MIAMI — Technological innovation, such as virtual reality, cannot be ignored if storytellers hope to remain relevant, said PBS Frontline executive producer Raney Aronson-Rath at today's PRovoke16 conference.

In an illuminating session moderated by Burson-Marsteller CEO Don Baer, Aronson-Rath illustrated the various ways that Frontline has embraced technology in order to connect with younger audiences. Just three to four years ago, noted Aronson-Rath, the notion that audiences would time-shift or seek out your content on other platforms was viewed as a provocative one within the TV business.

"Increasingly, we are embracing technology," said Aronson-Rath. "I’m a huge advocate of this because I see what it does for our storytelling. What I want to do is engage with new audiences so that we remain vital. "

In particular, Aronson-Rath pointed to the impact that immersive techniques such as virtual reality have had on Frontline's journalism, in an era when "it’s hard to get people to care about things like famine in South Sudan."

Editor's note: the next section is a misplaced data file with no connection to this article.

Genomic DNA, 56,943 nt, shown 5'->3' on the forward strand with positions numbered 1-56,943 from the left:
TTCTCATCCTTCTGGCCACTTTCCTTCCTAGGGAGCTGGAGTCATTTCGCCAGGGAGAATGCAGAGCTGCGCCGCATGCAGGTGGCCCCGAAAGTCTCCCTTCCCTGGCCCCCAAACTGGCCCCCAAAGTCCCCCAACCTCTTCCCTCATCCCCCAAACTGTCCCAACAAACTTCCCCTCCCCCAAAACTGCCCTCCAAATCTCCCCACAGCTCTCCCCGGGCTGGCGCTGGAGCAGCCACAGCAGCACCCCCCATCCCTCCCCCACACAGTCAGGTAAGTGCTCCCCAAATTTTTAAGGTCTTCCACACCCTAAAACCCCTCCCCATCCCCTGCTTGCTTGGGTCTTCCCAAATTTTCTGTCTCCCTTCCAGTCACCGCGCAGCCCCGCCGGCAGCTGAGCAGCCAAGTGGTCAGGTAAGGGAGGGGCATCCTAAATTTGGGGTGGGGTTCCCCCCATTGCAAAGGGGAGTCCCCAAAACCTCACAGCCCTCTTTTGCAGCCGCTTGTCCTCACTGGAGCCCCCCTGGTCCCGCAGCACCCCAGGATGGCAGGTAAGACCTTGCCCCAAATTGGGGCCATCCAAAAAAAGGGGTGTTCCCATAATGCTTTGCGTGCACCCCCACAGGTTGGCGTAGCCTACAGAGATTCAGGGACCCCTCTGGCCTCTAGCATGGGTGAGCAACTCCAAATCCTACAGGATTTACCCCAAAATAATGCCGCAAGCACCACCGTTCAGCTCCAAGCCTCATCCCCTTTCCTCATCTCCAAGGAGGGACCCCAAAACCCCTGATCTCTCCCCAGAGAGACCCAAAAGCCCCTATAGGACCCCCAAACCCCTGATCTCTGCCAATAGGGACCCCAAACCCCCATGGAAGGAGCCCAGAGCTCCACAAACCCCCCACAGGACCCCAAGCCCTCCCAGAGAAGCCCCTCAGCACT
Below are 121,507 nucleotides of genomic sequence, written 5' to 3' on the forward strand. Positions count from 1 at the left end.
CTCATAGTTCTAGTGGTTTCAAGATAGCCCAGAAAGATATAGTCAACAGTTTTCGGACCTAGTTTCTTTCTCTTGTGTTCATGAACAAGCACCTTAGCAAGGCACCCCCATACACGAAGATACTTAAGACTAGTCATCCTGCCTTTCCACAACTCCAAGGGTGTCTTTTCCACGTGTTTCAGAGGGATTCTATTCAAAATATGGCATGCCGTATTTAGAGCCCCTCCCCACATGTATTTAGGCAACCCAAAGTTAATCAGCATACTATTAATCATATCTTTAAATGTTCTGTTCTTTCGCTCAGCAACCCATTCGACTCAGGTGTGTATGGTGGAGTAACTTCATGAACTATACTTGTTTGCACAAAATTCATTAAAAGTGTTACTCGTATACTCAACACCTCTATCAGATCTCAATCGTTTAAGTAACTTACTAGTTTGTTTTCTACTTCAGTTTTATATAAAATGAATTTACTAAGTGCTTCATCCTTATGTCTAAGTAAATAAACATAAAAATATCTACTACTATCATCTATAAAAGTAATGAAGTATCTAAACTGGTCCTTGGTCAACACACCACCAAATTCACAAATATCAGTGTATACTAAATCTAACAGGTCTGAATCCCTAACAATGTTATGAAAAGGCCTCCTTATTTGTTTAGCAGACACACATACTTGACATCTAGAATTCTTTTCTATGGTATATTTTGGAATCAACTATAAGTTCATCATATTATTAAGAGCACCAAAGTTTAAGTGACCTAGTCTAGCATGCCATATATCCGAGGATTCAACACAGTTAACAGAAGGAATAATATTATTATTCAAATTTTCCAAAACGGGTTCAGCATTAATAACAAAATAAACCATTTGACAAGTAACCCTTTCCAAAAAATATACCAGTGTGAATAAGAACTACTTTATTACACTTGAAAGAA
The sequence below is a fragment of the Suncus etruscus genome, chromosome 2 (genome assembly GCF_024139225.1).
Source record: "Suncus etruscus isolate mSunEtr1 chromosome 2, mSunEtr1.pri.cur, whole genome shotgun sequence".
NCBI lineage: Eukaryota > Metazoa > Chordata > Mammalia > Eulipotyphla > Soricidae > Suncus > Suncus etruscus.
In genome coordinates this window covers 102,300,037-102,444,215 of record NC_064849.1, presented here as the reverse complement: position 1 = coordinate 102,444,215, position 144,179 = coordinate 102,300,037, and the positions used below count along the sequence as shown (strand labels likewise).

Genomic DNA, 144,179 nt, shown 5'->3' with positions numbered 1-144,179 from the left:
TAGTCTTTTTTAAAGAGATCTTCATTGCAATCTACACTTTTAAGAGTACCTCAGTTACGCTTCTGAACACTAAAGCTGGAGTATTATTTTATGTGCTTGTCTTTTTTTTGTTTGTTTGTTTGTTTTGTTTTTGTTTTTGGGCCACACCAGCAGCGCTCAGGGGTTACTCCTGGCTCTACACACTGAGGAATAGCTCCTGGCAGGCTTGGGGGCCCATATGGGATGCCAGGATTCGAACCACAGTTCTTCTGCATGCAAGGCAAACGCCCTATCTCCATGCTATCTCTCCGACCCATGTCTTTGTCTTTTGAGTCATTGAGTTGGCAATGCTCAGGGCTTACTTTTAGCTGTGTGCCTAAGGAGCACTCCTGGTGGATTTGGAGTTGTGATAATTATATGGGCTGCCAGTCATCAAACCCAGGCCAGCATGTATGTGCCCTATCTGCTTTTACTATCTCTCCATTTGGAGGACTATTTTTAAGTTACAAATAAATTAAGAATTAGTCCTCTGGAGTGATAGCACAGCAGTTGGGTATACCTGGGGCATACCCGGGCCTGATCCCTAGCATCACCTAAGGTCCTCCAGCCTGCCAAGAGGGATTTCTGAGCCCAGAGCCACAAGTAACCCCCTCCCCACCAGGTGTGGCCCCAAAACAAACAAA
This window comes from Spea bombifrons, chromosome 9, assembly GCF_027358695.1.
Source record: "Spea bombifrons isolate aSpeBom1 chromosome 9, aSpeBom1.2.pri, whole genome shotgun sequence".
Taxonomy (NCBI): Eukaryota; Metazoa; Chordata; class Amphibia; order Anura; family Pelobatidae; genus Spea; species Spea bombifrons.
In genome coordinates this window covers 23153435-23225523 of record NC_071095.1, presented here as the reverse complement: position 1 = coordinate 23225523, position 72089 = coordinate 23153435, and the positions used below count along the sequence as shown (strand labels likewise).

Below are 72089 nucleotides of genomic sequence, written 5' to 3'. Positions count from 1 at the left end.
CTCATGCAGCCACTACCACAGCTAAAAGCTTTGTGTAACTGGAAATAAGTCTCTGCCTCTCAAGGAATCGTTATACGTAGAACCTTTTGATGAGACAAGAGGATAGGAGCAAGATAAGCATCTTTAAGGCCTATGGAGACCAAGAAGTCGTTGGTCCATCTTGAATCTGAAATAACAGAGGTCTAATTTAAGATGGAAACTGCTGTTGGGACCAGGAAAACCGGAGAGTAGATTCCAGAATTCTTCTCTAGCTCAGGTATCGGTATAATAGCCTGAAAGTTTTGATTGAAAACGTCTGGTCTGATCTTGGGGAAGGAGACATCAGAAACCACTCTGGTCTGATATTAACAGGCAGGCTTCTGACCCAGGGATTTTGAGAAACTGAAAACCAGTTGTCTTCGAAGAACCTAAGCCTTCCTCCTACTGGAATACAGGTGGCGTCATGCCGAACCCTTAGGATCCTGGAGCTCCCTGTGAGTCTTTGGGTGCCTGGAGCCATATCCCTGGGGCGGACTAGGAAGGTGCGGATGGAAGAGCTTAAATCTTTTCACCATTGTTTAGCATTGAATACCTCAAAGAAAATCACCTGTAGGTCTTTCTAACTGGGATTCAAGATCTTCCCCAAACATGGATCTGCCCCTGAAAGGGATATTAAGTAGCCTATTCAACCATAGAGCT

"The idea of television is being disrupted," said Aronson-Rath. "You really have to pay attention to the new frontiers of storytelling. Now we find that virtual reality is one of our most vital areas of experimentation. There’s a space at Frontline for immersive storytelling."

Aronson-Rath's hope is that these new techniques, often involving virtual reality, will encourage younger people to "fall in love with journalism."

So far, Frontline's efforts have paid off. 'The Choice', Frontline's election special, saw a 600% increase in viewership on its digital platform this year, thanks to an outreach campaign that was completely digital.

"We have tripled our audience in the past couple of years," said Aronson-Rath. "More engaged, more diverse and younger than ever."

However, Aronson-Rath cautioned against the perils of editorial and native content overlapping on digital channels. "The challenging part is when you’re not sure what is journalism and what is advertising or PR work," she said. "If you don’t have investigative journalism you have a problem in the world. 

"On the other hand," noted Aronson-Rath "you want people to know about your work," so a collaborative approach to marketing is required. "The key is having the conversation."

Also important is how that work is shared in the first place. "If it’s meaningful — then the people that follow you on a platform like Facebook will share," she explained. "But they don’t get tricked by traditional PR content anymore. It’s actually content which is more storytelling and less promotional."

View all PRovoke16 coverage here